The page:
The Chippendale in Sydney was a treat for which we were totally unprepared. The multifaceted neighborhood which encompasses the campus of UTS (University of Technology Sydney), provides some of everything. The two most immediately striking features of the neighborhood are the innovative design and large scale of four current ultra-modern buildings and the scale of three more complexes that are being built within a few blocks of these. Among the most interesting current buildings are:
- Frank Gehry-designed Dr. Chau Chak Wing Building, which reminds one of some squashed brown paper bag, was built from more than 300,000 custom-designed bricks and windows.
- Metal-sheathed Engineering and Technology Building has a soaring central courtyard that provides a great view of the irregularly placed stairways and walkways above, and a display of scale models of a few of Leonardo da Vinci’s most ambitious technical designs (including those for a helicopter and a submarine). These models, funded by IBM are part of a much larger collection displayed in IBM’s Palisades Conference Center;
- Two LEED-certified mixed use towers that form the center-piece of the Central Square complex designed by Jean Nouvel. The complex includes a park, a ground-level shopping mall, a subterranean food could and two apartment towers. Both towers are sheathed in plants (which create the tallest vertical garden in the world) and the taller one is topped with a large, cantilevered “heliostat” (a set of mirrors that rotate to direct sunlight) that provides light to the park. The complex was recognized by the Council for Tall Buildings and Urban Habitat as one of the best tall buildings in the world.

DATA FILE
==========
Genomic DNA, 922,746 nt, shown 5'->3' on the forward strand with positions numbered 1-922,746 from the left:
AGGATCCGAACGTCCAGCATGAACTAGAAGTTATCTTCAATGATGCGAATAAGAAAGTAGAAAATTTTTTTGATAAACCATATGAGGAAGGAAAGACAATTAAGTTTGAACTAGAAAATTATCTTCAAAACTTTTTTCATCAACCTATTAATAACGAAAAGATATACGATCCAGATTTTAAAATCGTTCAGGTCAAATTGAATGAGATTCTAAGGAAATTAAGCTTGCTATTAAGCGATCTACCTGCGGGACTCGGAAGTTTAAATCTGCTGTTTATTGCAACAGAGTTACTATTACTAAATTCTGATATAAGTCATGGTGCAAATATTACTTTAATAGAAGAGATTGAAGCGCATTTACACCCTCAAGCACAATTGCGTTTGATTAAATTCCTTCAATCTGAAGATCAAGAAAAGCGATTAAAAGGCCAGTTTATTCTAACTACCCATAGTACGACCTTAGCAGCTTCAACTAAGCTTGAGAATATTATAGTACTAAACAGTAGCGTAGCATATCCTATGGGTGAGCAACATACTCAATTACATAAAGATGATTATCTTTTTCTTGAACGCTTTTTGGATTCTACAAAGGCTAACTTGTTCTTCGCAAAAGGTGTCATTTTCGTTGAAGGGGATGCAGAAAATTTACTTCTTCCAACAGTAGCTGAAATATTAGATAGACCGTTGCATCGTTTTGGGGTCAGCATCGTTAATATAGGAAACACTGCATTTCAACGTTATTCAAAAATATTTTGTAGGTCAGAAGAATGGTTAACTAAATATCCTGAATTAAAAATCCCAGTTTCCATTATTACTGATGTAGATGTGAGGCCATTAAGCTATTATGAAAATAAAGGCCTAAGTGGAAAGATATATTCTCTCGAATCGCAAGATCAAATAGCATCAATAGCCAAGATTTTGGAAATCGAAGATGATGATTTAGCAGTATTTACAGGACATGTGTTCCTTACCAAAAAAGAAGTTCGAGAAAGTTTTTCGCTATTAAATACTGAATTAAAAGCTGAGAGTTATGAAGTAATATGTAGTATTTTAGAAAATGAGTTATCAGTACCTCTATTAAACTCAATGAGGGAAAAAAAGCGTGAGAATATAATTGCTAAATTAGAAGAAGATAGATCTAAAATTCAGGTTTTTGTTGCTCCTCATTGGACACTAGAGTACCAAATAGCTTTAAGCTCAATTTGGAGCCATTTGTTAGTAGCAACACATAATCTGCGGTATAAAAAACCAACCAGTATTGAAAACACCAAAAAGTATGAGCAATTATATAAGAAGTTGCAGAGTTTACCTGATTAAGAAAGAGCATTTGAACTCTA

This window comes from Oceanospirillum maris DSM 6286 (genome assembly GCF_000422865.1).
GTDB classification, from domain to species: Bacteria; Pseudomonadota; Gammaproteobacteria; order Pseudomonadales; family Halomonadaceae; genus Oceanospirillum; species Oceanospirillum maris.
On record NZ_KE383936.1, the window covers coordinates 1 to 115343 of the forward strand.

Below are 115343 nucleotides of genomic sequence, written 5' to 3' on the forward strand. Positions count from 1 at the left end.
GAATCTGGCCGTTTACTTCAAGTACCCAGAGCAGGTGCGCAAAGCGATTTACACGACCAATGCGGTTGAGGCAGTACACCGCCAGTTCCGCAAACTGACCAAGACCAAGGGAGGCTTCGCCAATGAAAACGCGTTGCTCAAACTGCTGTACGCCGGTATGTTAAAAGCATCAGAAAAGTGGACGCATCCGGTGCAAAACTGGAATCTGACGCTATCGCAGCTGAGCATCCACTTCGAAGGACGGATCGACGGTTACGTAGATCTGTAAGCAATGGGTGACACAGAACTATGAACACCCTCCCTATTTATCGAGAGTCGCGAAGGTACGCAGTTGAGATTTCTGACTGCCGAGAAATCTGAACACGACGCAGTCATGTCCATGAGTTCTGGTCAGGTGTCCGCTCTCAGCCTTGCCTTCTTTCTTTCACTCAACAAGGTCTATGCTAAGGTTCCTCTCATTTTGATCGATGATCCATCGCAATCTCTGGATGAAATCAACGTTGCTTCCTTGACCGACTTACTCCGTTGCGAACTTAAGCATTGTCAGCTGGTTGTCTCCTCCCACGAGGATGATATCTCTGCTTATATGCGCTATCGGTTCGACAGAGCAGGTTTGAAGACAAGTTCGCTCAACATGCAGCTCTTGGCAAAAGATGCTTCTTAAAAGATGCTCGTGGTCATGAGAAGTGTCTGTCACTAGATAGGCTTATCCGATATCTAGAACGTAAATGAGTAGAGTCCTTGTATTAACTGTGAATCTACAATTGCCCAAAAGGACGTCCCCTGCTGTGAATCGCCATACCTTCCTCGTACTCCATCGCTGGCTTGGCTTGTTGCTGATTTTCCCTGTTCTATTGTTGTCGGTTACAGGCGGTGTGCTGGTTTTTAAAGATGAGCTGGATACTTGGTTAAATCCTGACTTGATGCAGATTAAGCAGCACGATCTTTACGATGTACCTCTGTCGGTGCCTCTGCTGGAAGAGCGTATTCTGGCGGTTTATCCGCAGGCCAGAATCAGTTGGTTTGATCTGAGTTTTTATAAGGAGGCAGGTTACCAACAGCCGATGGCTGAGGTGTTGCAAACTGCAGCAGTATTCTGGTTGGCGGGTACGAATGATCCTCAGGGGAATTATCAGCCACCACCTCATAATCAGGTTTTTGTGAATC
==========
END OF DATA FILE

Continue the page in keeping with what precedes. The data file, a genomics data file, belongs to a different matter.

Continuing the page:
- Two of the buildings now under construction will provide apartments and a third, a reconstructed power plant that is being designed by Foster + Partners (i.e., “starchitect” Sir Norman Foster) will be a commercial building.
These buildings alone are enough to make Chippendale an interesting stop. They, however, are only a small part of the area’s attractions. Others include:
- Chippendale Creative Precinct which includes a number of artist studios, commercial galleries and especially the fascinating White Rabbit Gallery/Museum that puts on rotating, curated exhibitions from its 2,000-piece collection from 680 different artists. (See a discussion of the gallery/museum in our Sydney Museum blog)
- Kensington Street, with its combination of small gallery-filled cottages and large, popular restaurants (Kensington Street Social, Mekong, Holy Duck, etc.).
- Spice Alley, a lane that is lined with Asian food stalls and whose open area provides seating
- Goods Line, an out-of-service railway line that has been converted into small-scale version of New York City’s High Line. This elevated platform, which is wider and much less crowded than is the High Line, contains seating and play spaces, public art and historic remnants from a recent dig on this space.